The normal impressions would then image themselves in the blood-system, and thus be within it. If, however, we have removed the nerve-system, nothing goes as far as the tablet of the blood, nothing goes into the blood-system; everything flows back again into the nerve-system; and thus a world has opened to us of which we had previously no intimation. It has opened as far as the terminations of our nerve-system, and we feel the recoil. To be sure, only he can feel this recoil who goes through the necessary soul-exercises. In the case of the normal consciousness, man feels that he takes into himself whatever sort of world happens to face him, so that everything is inscribed upon the blood-system as on a tablet, and he then lives in his ego with these impressions. In the other case, however, he goes with these impressions only to that point where the terminations of the nerves offer him an inner resistance. Here, at the nerve-terminals, he rebounds as it were, and experiences himself in the outside world. Thus, when we have a colour impression, which we receive through the eye, it passes into the optic nerve, images itself upon the tablet of the blood, and we feel what we express as a fact when we say: “I see red.” But now, after we have made ourselves capable of doing so, let us suppose that we do not go with our impressions as far as the blood, but only to the terminations of the nerves; that at this point we rebound into our inner life, rebound before we reach the blood. In that case we live, as a matter of fact, only as far as our eye, our optic nerve. We recoil before the bodily expression of our blood, we live outside our Self and are actually within the light-rays which penetrate our eyes. Thus we have actually come out of ourselves; indeed, we have accomplished this by reason of the fact that we do not penetrate as deep down into our Self as we ordinarily do, but rather go only as far as the nerve-terminals. The effect on a soul-life such as this, if we have brought it to the stage where we turn back at the terminations of the nerves into our inner being, so that we do not go as far as our blood, is that we have in this case disconnected the blood; whereas otherwise the normal consciousness of the inner man ordinarily goes down into the blood, and the soul-life identifies itself with the physical man, feels itself at one with him.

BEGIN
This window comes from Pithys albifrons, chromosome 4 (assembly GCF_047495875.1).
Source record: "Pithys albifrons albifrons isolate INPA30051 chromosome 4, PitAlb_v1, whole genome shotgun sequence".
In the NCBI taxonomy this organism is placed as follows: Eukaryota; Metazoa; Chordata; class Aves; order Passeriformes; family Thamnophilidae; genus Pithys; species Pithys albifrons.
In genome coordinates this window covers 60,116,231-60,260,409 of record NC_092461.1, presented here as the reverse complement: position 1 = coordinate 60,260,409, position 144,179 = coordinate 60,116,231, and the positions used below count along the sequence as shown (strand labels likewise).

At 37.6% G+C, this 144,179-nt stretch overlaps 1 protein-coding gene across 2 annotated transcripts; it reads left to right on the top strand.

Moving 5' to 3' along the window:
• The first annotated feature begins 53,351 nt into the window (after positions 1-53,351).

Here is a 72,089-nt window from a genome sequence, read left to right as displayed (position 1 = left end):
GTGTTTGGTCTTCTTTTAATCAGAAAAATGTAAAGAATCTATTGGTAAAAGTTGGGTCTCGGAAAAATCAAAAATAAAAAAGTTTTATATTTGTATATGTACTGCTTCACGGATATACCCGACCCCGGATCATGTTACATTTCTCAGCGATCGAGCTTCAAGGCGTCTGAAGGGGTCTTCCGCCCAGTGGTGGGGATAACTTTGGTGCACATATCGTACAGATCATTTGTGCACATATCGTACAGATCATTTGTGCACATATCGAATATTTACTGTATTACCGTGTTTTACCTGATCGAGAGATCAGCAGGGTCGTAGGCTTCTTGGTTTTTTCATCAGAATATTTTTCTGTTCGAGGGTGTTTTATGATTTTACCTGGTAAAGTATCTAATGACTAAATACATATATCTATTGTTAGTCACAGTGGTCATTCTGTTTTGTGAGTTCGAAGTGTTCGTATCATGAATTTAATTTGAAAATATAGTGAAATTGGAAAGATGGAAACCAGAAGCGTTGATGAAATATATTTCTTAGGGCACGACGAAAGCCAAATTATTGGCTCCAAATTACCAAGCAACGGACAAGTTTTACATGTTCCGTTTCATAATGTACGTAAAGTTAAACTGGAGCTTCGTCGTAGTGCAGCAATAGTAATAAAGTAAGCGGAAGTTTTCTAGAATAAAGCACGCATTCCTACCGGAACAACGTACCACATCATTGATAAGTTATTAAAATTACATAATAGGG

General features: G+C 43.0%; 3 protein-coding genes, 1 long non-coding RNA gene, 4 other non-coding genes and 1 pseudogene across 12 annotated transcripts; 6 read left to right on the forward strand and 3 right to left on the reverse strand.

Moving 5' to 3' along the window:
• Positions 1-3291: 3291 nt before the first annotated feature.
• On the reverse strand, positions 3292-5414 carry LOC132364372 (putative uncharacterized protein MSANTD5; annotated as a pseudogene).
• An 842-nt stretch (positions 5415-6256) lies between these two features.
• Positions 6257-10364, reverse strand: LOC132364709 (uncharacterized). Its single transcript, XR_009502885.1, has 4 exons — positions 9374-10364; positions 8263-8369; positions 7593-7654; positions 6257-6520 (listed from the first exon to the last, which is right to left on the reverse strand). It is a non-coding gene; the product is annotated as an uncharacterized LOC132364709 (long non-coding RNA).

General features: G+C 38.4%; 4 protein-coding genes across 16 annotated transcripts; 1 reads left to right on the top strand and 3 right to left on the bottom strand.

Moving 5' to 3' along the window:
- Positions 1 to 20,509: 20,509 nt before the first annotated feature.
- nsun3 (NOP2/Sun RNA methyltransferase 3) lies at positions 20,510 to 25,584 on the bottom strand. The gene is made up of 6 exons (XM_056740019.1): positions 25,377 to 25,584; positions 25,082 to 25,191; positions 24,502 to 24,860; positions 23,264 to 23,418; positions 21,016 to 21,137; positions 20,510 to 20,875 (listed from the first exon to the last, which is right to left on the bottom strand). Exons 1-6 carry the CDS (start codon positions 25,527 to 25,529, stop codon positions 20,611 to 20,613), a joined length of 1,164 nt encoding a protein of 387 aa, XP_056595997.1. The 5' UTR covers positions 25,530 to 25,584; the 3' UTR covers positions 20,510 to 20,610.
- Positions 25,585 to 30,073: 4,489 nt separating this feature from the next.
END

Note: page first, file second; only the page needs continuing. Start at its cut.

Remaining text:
As a result of these external observations we have to-day succeeded in disconnecting the entire blood-system, which we have thought of as a kind of tablet that presents itself on the one side to the external, on the other side to the internal impressions, from what we may call the higher man, the man we may become if we find release from our Selves and become free. Now, we shall best be able to study the whole inner nature of this blood-system if we do not make use of general phrases, but observe what exists as reality in man, namely, the super-sensible, invisible man to whom we can lift ourselves when we go only as far as the terminations of our nerves, and if we also observe man as he is when he goes all the way into the blood. For we can then advance further, to the thought that man can really live in the outside world, that he can pour himself out over the whole external world, can go forth into this world and view from the reverse standpoint, as it were, the inner man, or what is usually meant by that term. In short, we shall learn to know the functions of the blood, and of those organs which are inserted into the circulatory course of the blood, when we can answer the following questions: What does a more accurate knowledge show us, when that which comes from a higher world, to which man can raise himself, is portrayed upon the tablet of the blood? It shows us that everything connected with the life of the blood is the very central point of the human being, when, without coining phrases, but rather looking only at sensible as well as super-sensible realities, we consider carefully the relationship of this wonderful system to a higher world. For this is in truth to be our task: to learn to see clearly the whole visible physical Man as an image of that other “Man” who is rooted and lives in the spiritual world. We shall thereby come to find that the human organism is one of the truest images of that Spirit which lives in the universe, and we shall attain to a very special understanding of that Spirit.